FolkestoneJack's Tracks

Six sights from Roman Plovdiv

Posted in Bulgaria, Plovdiv by folkestonejack on September 24, 2017

The roman city of Philippopolis, now Plovdiv, was an important urban centre in the province of Thracia and prospered for three centuries until the barbarians arrived.

A surprisingly rich array of Roman sights remains to this day, despite the repeated sacking of the city. A half day wander through the city is easily sufficient to cover most of these, though there are a few sites a little farther out (such as the aqueduct) that would take a little more time. You can follow an easy trail marked from the ‘On the roman path‘ leaflet provided by the local Tourist board.

1. The Bishop’s Basilica

The most fascinating of the Roman sites is the least accessible at present. The remains of the fifth century Bishop’s basilica, adjacent to the present day Catholic Cathedral of St Ludwig, were first discovered in the mid-1980s during work to construct an underpass but further exploration of the site only concluded a month or two back. The scale of the buiding can’t be overemphasised – this is the largest early Christian Basilica in Bulgaria and one of the largest in the entire Balkan region.

The mosaic floor at the Bishop’s Basilica

The ten month long archaeological dig to explore the northern apse came to a close this summer but during our visit it was possible to look down upon the site from the boundary fencing whilst the final clean-up and recording was taking place. You don’t often get to see such wondrous sites at this stage of their development so I relished the opportunity to observe.

The quality of the 2,000 square metres of mosaics was evident from a distance, including a stunning peacock medallion, whilst other discoveries included a fifth century stone baptismal vessel.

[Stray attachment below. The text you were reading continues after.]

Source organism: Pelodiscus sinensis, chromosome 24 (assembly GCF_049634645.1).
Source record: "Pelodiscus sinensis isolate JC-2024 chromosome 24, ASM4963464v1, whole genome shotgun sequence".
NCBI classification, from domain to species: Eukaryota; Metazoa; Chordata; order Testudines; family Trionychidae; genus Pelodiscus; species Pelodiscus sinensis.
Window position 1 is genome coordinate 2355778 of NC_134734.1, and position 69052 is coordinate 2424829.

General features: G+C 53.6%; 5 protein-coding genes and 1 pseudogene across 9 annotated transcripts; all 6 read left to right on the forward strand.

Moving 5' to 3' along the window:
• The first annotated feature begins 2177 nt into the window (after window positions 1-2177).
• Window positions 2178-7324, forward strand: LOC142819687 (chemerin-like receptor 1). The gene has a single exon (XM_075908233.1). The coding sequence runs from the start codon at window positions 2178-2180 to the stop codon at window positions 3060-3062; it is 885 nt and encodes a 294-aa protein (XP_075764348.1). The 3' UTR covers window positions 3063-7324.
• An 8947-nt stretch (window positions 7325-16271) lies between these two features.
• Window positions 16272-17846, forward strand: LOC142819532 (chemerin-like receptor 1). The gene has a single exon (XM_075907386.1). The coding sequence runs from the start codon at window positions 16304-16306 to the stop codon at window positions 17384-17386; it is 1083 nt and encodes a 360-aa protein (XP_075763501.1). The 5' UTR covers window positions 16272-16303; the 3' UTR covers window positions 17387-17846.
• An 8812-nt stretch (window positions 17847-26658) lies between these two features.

It is intended that a museum will be constructed over the site with the mosaics displayed in situ under a protective glass floor, presumably in a similar set-up to the nearby small basilica. I have seen reference to opening dates of 2018 and 2019 suggested in different articles. Once it is open I have no doubt that this will be a major attraction in the city.

2. The Small Basilica

In 1988 the foundations and mosaic floor of an early Christian church from the fifth century were discovered during work to build an apartment block. The finds were stunning, including mosaics of a stag and doves (or pigeons if you believe one of the labels) in the baptistery. Around half of the mosaics were put into storage but later returned to the site in 2013 after the construction of an archaeological museum over the site. Some of the mosaics are now visible under a glass floor and the rest are on open display behind barriers.

The Small Basilica

It’s probably easiest to approach the small basilica from the direction of the Post Office in the town centre rather than taking the back street route we followed from the Eastern Gate as the museum is entirely fenced in from this side (it took us a while to find a cut through onto the main road). We were the only visitors on the Sunday morning that we stopped by. Admission was relatively inexpensive at 5 lev.

A small note of caution – you might want to avoid the video presentation offered on the religious sites of Plovdiv if you are planning to visit these later and don’t want too many spoilers!

3. The Eirene Residence